Uniting Two Galaxies | Marc Hagan-Guirey talks STAR WARS™ KIRIGAMI

We first featured paper artist Marc Hagan-Guirey back in September, when his new book, STAR WARS KIRIGAMI, hit shelves. He explained how he first encountered the world of kirigami and what led him to start creating scenes, buildings and vehicles from movies.

Now, with only one week until the latest instalment in the Star Wars saga hits cinema, he has told us a little more about the book and its part in the journey to The Last Jedi.

Photograph by Seamus Ryan
Photograph by Seamus Ryan

So how do you turn the ships into paper? What is the design process?

Needless to say I watch a lot of Star Wars. There’s a ton of resource material to work from which is great to make the kirigami design as accurate as possible. Sometimes there’s a bit of artistic license involved in order to make a ship fold properly. It’s about figuring out the basic shape of the ship first and then building upon that with details. I often use the LEGO versions of ships as resource because they’re essentially simpler versions of the real thing.

SW Kirigami_JediStraightfighter_Spread02

Which is your favourite ship in the book and why?

A prequel ship. The Jedi Star fighter from Star Wars: Revenge of the Sith stands out for me. The prequel ships are slightly more stylised than those in the original trilogy. With lots of extra details and folds, they translate really well to paper.

Is there anything else interesting about the creation of the book that you can share with us?

Apart from a new ship from The Last Jedi, I wanted to offer something a little different with my book. I’m really interested in the production design process, from concept to final product. Each project comes with a written accompaniment detailing this. There are lots of interesting facts about the designers who worked on the films and pictures of the original concept drawings. It’s a celebration of the people behind the camera.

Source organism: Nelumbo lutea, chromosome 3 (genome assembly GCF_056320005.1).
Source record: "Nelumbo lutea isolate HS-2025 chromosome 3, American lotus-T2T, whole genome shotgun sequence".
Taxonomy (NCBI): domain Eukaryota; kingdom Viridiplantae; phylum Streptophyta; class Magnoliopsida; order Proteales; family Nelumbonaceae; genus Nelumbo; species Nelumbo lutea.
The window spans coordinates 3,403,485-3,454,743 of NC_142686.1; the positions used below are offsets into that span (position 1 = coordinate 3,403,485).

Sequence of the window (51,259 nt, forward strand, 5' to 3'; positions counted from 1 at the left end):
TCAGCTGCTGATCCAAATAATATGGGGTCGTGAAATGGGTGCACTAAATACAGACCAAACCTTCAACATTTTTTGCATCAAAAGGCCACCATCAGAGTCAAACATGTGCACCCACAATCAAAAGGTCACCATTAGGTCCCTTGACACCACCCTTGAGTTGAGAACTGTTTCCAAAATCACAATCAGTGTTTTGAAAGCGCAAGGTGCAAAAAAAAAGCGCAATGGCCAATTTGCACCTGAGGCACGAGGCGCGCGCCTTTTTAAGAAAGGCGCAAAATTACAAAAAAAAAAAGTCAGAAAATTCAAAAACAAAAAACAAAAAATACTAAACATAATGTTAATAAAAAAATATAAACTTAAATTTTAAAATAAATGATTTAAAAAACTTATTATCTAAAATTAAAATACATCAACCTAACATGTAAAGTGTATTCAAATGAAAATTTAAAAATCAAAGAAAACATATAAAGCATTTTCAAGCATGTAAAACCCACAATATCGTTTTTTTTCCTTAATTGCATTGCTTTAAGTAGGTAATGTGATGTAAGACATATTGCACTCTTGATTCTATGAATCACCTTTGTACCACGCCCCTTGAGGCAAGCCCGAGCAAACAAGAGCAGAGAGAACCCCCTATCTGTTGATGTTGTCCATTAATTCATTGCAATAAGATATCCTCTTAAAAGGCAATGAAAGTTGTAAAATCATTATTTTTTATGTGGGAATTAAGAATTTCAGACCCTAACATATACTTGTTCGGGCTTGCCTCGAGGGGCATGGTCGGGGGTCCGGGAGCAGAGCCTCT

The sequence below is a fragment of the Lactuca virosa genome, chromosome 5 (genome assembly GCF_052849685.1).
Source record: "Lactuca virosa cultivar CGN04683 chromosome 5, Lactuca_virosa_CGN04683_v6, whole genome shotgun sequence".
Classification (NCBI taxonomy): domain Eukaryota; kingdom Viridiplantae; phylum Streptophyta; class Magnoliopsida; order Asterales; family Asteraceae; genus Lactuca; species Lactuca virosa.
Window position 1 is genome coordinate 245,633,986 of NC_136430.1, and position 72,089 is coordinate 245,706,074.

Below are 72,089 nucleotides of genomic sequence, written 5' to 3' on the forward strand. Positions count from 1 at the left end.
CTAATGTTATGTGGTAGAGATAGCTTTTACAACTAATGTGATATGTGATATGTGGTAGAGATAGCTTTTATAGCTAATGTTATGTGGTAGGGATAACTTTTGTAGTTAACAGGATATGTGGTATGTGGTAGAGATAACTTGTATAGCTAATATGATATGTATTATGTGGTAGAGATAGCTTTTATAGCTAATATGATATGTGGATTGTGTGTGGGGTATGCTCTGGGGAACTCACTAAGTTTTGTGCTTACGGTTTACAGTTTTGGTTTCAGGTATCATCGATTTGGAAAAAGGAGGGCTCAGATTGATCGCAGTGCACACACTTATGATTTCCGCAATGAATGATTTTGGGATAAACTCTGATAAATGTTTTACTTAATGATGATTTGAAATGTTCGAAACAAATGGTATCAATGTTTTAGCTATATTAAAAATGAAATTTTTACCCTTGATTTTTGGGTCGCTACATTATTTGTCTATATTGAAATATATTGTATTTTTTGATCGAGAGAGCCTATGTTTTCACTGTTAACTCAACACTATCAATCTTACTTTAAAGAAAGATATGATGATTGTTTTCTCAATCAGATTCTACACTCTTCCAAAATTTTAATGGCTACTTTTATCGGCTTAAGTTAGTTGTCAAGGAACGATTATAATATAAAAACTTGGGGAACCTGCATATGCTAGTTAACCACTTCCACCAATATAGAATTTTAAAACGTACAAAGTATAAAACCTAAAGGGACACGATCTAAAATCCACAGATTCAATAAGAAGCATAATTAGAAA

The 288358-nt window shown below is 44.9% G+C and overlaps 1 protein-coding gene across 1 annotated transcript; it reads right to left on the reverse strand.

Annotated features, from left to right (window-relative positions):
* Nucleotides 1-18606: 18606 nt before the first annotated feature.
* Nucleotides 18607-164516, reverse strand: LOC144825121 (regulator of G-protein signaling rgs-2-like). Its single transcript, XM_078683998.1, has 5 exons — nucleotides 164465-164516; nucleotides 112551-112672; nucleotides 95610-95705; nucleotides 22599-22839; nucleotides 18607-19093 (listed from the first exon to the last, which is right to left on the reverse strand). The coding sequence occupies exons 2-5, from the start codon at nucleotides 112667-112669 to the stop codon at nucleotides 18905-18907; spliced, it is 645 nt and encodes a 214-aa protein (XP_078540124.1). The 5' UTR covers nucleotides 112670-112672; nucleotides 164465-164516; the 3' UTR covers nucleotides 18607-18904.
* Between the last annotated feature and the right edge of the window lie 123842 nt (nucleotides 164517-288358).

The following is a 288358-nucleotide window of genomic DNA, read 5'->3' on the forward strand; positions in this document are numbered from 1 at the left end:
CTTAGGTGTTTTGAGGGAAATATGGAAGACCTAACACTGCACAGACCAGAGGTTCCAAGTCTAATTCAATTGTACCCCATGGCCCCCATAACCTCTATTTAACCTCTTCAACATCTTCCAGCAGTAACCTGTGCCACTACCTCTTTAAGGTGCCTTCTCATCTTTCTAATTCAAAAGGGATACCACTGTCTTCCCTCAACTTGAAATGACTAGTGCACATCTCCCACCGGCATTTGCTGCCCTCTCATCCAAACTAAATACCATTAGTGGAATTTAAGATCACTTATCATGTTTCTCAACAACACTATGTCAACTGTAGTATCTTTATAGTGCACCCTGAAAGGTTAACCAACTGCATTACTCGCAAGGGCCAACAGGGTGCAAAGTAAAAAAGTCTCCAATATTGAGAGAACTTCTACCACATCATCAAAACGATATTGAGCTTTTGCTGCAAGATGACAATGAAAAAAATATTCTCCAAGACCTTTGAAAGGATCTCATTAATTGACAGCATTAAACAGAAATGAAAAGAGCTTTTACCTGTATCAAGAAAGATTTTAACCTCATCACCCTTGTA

Tell us about the Star Wars exhibition you did.

It was called Cut Scene. It had 12 kirigami scenes from the original trilogy. my exhibitions are more like a collection of tiny movie installations. Each kirigami was housed in shadow box with a strong backlit colour reflective of the tone of the movie scene. I love how lighting plays a huge effect in cinema in creating that theatre. With the kirigami you get to experience a dual personality. You can appreciate the paper for the ‘craft aspect’ when viewed in a fully lit room (with ‘the big lights’ on) and then become immersed in the effect when they are lit with colour. It’s a bit like riding a ghost train in the dark and then again with the lights on. The experiences are very different – with the lights on you get to say ‘ah! That’s how they did it’.

The pieces were arranged chronologically and floated on the walls at eye level. I loved how every morning when I’d go in to the gallery to prepare it for opening, I’d have to clean nose smudges off the perspex from when people had be peering in. They’re probably the most complex work I’ve done to date. For example, my favourite, the Carbonite Freezing scene from The Empire Strikes Back took me around 2 years to master. Tweak after tweak, I was still working on it a few days before the show opened. I’m so glad I did that show. I was nervous because the Horrorgami exhibition had garnered so much press that anything other than that would have felt like a bit of a letdown. Cut Scene ended up dwarfing it in those terms. I was also not feeling great before that. I’d lost my mum to cancer, came to the end of a 7 year relationship and moved out of our home that I’d spent 2 years renovating, so much of the effect of those experiences had compounded. I literally decided one day – what makes me happy? What will help me get back to being me? As silly as it sounds the answer was kirigami and Star Wars.

What other books have you published?

This is my third book now. My first book ‘Horrorgami’ was a follow up to my first exhibition. Just a few months ago my second book ‘Frank Lloyd Wright Paper Models’ was published. It’s a collection of his 14 most celebrated buildings. I’ve just returned from California and visited (loitered) outside quite a few of them.

Whats next for you?

I’m keen to have another solo exhibition. I’ve had 3 year gaps between them so I’m ready… that’s how long it takes to build up the energy. They’re all consuming! If enough people like this book then hopefully I can do another!

Who or what are you inspired by?

I guess there’s no one particular source. Film, TV, interior designs. I have a tendency to be drawn more towards the relatively more ‘unsung’ heroes of film & TV such as set designers and concept artists. Outside of media I find inspiration in all sorts just from being observant. I guess if I can look at something, anything be it an object or photo and I can see it has a backstory – then my mind goes into overdrive romancing what it’s history is. I’ve got lots of pals who make stuff – crafters and artists. Anyone who makes something from nothing inspires me to keep creating.

If you could meet any actor from the Star Wars films who would you most like to meet and why?